My wife came from a large immigrant family whose parents used guilt as a means of control over limited resources. It took me a while to figure it out but she has a deep-seated aversion to spending money on herself. And of course there were many years going to school, raising a child, saving for her college, real estate, and so on, where we lived pretty comfortably but not luxuriously but had expenses. Now we're doing a bit better, the kid's on her own, and we have some disposable income, so I enjoy pushing some of it into her closet. I spend almost nothing on my clothing, so it evens out. She's not unhappy about it. (We both earn about the same money).

She used to do the funniest thing. While I have my own faults same as the next guy, one thing that I am good at, is that I will notice if my wife has something new on. I'll notice what she's wearing, and if I haven't seen it before, I'll say something. I know a lot of women hate that their SO doesn't notice what they wear, or if they have something new. I do.

So while most women like that in a man, I think my wife had other ideas, given her guilt over spending money. She would buy something (and she never bought anything expensive) and then she would put it in the closet for months, untouched. She would finally break it out, and I'd say, 'hey, that's new'! And she'd say, 'that's not new, I've had it for months!' lol.

So see, she deserves something nice for all this drama.
 

jellyv

O.G.
Mar 29, 2006
9,329
9,563
You sound incredibly sweet and considerate. She is a lucky woman.:smile:

Re my comment about men receiving good service, I was thinking in fact of high-end contexts. You should read the stories in the Hermes forum about women sending their husbands in to score scarce merchandise and getting better treatment than they themselves would (crazy, huh). But you're out there in the field, so your experiences are as valid as anyone's, and all I can say is, salespeople should be doing the happy dance if anyone's ready to buy.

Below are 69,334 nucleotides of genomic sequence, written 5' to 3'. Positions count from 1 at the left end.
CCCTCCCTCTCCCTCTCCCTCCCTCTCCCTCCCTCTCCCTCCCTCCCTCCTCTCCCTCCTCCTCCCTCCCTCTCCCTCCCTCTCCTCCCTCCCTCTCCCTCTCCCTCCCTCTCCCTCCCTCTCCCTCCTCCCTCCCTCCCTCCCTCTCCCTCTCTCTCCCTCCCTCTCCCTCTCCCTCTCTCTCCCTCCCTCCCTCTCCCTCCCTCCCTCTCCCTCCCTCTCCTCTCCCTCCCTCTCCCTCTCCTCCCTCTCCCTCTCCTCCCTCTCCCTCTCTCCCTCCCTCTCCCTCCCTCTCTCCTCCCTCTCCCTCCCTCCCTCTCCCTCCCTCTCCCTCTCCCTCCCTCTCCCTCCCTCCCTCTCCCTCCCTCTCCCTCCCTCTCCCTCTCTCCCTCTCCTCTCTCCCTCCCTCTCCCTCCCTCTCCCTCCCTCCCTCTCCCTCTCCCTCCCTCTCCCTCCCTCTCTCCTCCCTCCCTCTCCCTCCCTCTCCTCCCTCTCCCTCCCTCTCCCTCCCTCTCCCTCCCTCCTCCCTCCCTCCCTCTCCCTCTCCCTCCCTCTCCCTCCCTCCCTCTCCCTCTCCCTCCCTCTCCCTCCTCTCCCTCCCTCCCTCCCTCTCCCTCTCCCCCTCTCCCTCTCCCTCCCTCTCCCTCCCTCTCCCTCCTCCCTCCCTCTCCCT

denton

a guy
May 4, 2012
818
18
You sound incredibly sweet and considerate. She is a lucky woman.:smile:

Re my comment about men receiving good service, I was thinking in fact of high-end contexts. You should read the stories in the Hermes forum about women sending their husbands in to score scarce merchandise and getting better treatment than they themselves would (crazy, huh). But you're out there in the field, so your experiences are as valid as anyone's, and all I can say is, salespeople should be doing the happy dance if anyone's ready to buy.

Ah, haven't yet been to Hermes, and may never get to that level. lol. That is dumb. The only store I've been to that caters to the very well off is a place called James Robinson. I go there for for silver. That's the place I had in mind when I wrote the above. Have been there several times and always gotten impeccable treatment, even tho I've joked with the owner and told him I'm probably his poorest customer.
 

mdmd

O.G.
Sep 16, 2007
307
0
denton said:
Hmm, that hasn't been my experience, but maybe I don't have enough data points. I recall some bad experiences in Dooney and Coach stores in the 1980s and 1990s. To the point where my opinion was that stores that serve the truly rich (and there's only one that I patronize, because I am not) offer equally good service to all, but stores that have a lot of 'aspirational' shoppers, some of whom may be quite well off, while others are not, tend to make snap judgements about people that are sometimes wrong.

My wife came from a large immigrant family whose parents used guilt as a means of control over limited resources. It took me a while to figure it out but she has a deep-seated aversion to spending money on herself. And of course there were many years going to school, raising a child, saving for her college, real estate, and so on, where we lived pretty comfortably but not luxuriously but had expenses. Now we're doing a bit better, the kid's on her own, and we have some disposable income, so I enjoy pushing some of it into her closet. I spend almost nothing on my clothing, so it evens out. She's not unhappy about it. (We both earn about the same money).

She used to do the funniest thing. While I have my own faults same as the next guy, one thing that I am good at, is that I will notice if my wife has something new on. I'll notice what she's wearing, and if I haven't seen it before, I'll say something. I know a lot of women hate that their SO doesn't notice what they wear, or if they have something new. I do.

So while most women like that in a man, I think my wife had other ideas, given her guilt over spending money. She would buy something (and she never bought anything expensive) and then she would put it in the closet for months, untouched. She would finally break it out, and I'd say, 'hey, that's new'! And she'd say, 'that's not new, I've had it for months!' lol.

So see, she deserves something nice for all this drama.

I know exactly where your wife is coming from. I cringe at spending large amounts of money even if I love something and can now afford it. She's lucky to have you to help her acquire beautiful things without the guilt!